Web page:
It was a Back to the Future lovers dream: eight DeLorean’s parked in a row, gullwing doors open, stainless steel bodies polished and gleaming in the Saturday evening sun.
It was the first gathering of the Ottawa DeLorean Club, a new branch of the “Official DeLorean Owners Canada”. Organizers Stephane Van and Eric Vettoretti were hoping for 12 DeLoreans, but eight, plus four Bricklins — a 1970s gullwinged beauty that often gets mistaken for the more famous DeLorean — was still a rare sight.
For the owner’s showing off their cars in the parking lot of Monkey Joe’s bar in Ottawa, the dream of owning a DeLorean began in 1985 when “Doc” showed up in his stainless steel time machine in the film Back to the Future, the first of the trilogy.
“It’s been a lifelong dream,” Vettoretti says. “My dad brought me to the movie in 1985 and since I was nine I knew I wanted the car.” He began saving about 15 years ago and bought his dream car last summer.
The thing with DeLorean’s is that everybody knows of them, but few know them, and those that do know the rare cars well are obsessed with the minutia of the car’s history. It took less than a minute of meeting Vettoretti until he began talking about some of the lore that surrounds DeLoreans.
“All of these here are U.S. models,” Vettoretti says. “There’s a rare Canadian version. The last, essentially, 100 off the line in Ireland, were destined for Canada, and they have the metric dash as opposed to the miles-per-hour.”
And this is just one example of the out-there-somewhere, could-have-been and would-have-beens that DeLorean experts love to fetishize. Without the Back to the Future films DeLoreans probably would have been a footnote rather than a pop culture icon. After all, with a two year production run from 1981-83 that saw only 9200 roll out of the plant in a suburb of Belfast, Northern Ireland, the car was largely a flop.
The DeLorean Motor Company was founded by John DeLorean, the man who designed the Pontiac GTO. DeLorean was an executive at General Motors, but, according to Vettoretti, despite making a fortune at GM, he wanted to create an “ethical” car.
“He wanted a car that would last years, rather than just five years, which the big three (GM, Ford and Chrysler) were doing at the time,” Vettoretti says. “He wanted the stainless steel, the fiberglass, things that would last forever. He would charge a little more, but you’d have the car for 10-15 years.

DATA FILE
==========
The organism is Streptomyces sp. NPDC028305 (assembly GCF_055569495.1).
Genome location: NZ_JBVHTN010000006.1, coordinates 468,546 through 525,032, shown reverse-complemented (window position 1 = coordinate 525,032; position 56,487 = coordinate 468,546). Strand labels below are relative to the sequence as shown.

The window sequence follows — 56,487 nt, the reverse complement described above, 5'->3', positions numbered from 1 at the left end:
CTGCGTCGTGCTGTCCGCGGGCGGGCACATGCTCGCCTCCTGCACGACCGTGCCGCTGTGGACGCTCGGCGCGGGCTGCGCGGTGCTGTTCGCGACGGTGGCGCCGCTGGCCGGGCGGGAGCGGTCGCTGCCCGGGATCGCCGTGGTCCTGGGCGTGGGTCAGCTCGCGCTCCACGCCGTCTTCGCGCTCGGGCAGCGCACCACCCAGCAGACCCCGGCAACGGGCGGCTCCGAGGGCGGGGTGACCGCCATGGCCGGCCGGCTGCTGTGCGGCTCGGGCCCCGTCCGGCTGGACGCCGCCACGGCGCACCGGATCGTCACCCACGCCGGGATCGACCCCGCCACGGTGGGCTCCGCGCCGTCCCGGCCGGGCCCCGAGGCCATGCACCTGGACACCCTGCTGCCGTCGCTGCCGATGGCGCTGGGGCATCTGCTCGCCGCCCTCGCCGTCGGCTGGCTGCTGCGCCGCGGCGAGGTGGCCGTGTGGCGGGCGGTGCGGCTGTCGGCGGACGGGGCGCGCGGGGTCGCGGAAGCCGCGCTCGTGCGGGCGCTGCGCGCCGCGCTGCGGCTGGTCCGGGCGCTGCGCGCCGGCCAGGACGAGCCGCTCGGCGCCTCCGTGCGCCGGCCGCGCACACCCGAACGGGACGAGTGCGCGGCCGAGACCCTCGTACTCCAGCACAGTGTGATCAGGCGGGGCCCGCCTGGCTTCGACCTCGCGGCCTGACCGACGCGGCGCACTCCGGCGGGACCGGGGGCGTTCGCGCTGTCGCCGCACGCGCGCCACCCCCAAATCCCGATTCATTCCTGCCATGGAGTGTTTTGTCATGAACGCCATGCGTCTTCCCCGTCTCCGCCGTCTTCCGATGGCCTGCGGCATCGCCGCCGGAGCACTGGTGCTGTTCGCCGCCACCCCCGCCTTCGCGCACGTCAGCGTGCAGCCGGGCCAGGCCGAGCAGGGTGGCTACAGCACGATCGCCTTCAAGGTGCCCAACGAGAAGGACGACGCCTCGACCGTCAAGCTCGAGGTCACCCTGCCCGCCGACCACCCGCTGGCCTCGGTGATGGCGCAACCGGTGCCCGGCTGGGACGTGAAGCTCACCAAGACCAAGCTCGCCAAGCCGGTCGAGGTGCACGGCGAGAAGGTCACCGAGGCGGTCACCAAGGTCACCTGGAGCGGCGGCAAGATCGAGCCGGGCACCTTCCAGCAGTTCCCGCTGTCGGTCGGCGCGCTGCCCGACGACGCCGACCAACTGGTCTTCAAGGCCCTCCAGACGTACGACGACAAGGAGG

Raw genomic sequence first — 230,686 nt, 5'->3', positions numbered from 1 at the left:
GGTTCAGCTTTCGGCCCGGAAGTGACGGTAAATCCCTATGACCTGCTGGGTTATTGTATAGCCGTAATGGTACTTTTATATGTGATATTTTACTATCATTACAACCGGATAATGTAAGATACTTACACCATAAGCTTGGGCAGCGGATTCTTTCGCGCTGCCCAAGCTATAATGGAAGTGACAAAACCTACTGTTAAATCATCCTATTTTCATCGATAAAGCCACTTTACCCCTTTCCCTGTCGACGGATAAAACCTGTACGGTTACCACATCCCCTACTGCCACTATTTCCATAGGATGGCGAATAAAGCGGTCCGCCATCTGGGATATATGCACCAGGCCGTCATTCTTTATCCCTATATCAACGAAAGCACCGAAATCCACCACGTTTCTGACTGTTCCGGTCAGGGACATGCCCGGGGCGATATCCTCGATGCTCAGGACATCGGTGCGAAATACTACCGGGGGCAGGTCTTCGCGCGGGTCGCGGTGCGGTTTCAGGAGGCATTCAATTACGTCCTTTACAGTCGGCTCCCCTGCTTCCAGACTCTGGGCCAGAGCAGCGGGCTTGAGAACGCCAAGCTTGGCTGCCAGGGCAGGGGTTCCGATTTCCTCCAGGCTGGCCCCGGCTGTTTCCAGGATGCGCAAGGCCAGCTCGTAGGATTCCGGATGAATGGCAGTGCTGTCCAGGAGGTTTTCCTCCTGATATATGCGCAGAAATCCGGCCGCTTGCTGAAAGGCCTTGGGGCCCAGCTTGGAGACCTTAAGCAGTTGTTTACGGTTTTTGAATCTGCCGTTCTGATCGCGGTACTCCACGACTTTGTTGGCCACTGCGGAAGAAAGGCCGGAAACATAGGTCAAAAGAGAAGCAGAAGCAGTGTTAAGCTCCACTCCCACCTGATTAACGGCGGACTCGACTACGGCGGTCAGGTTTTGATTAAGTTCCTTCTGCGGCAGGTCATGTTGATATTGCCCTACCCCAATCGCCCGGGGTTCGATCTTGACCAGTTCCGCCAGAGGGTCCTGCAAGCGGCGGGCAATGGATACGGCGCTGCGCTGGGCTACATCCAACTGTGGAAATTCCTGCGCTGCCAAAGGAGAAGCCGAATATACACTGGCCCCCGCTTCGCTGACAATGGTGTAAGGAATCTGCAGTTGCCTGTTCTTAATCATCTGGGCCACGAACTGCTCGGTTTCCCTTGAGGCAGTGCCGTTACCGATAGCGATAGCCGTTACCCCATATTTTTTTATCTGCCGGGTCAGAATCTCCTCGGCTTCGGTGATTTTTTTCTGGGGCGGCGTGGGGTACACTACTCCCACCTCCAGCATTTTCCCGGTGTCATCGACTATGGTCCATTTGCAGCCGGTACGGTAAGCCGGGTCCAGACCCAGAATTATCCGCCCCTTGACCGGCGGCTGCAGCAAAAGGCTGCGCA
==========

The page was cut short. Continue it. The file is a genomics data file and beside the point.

“He called it the DMC-12 because DeLorean wanted to sell it for $12,000 to compete with the Corvette that was selling at about that point,” Vettoretti says. “But by the time he actually started, it was more like $25,000 which is around $75,000 in today’s dollars.”
But apart from price DeLorean had other problems. He had created enemies at the “big three”, and so sourced his parts from Europe so they couldn’t shut him down. He opened a plant in Belfast with generous help from the government of Northern Ireland and had backers such as Johnny Carson and Sammy Davis Jr., but still quickly ran over budget. Eventually, the car, after extensive re-engineering rolled of the line a few years late in 1981.
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“Unfortunately the first cars that were delivered were not that powerful because they had a pretty standard Volvo V-6,” says Vettoretti. ”It was a last minute thing to keep the cost down. Unfortunately it only has around 130 horsepower. We like to say ‘all show no go’.
“That was no good for investors like Johnny Carson,” says Vettoretti. “They took first delivery and wanted to blaze down the strip but really it was a let down. So inventory started building up and not enough sales, and it went down from there.”
And by late 1982 the DeLorean Motor Company was in receivership and John DeLorean was on trial for trafficking cocaine as part of a scheme to raise $17 million to help save the floundering DeLorean Motor Company. He was found not guilty when it became clear he was a victim of entrapment, but the damage was done and he was out of the car business.
The car, underpowered and overpriced, was seemingly doomed to obscurity, an odd footnote in car history, but instead it became a time machine.
“I would say 60 per cent of the owners bought them because of the movies,” Vettoretti says. “The other 40 per cent are original owners who, as my shirt says, wanted to ‘live the dream’ which was the original tag in the commercial.”
Like any good collectors item, the earlier the DeLorean the rarer and better. For example, most of the DeLorean’s at Monkey Joe’s were from 1981. The tell is the distinctive groove in the hood. But only one of those is of an early enough vintage to have the gas flap on the hood. It belongs to Stephane Van, who, with Vettoretti, organized the gathering.
“It’s an early VIN, 2450, so it’s got the grooved hood and the gas flap,” Van says. “Back in 1985 when I saw the movie is when I first got interested, but I didn’t realize they were a real car back then. In 1987 I saw one in town and realized they were real. In 1988 I bought one after saving and saving and saving. I’ve owned it for 27 (years) and it’s my pride and joy. I like the way it drives and how it handles. I like the way it looks. Now that I’ve owned it for so long I’m not really into the back to the future thing but more into the car itself and the history behind it.”
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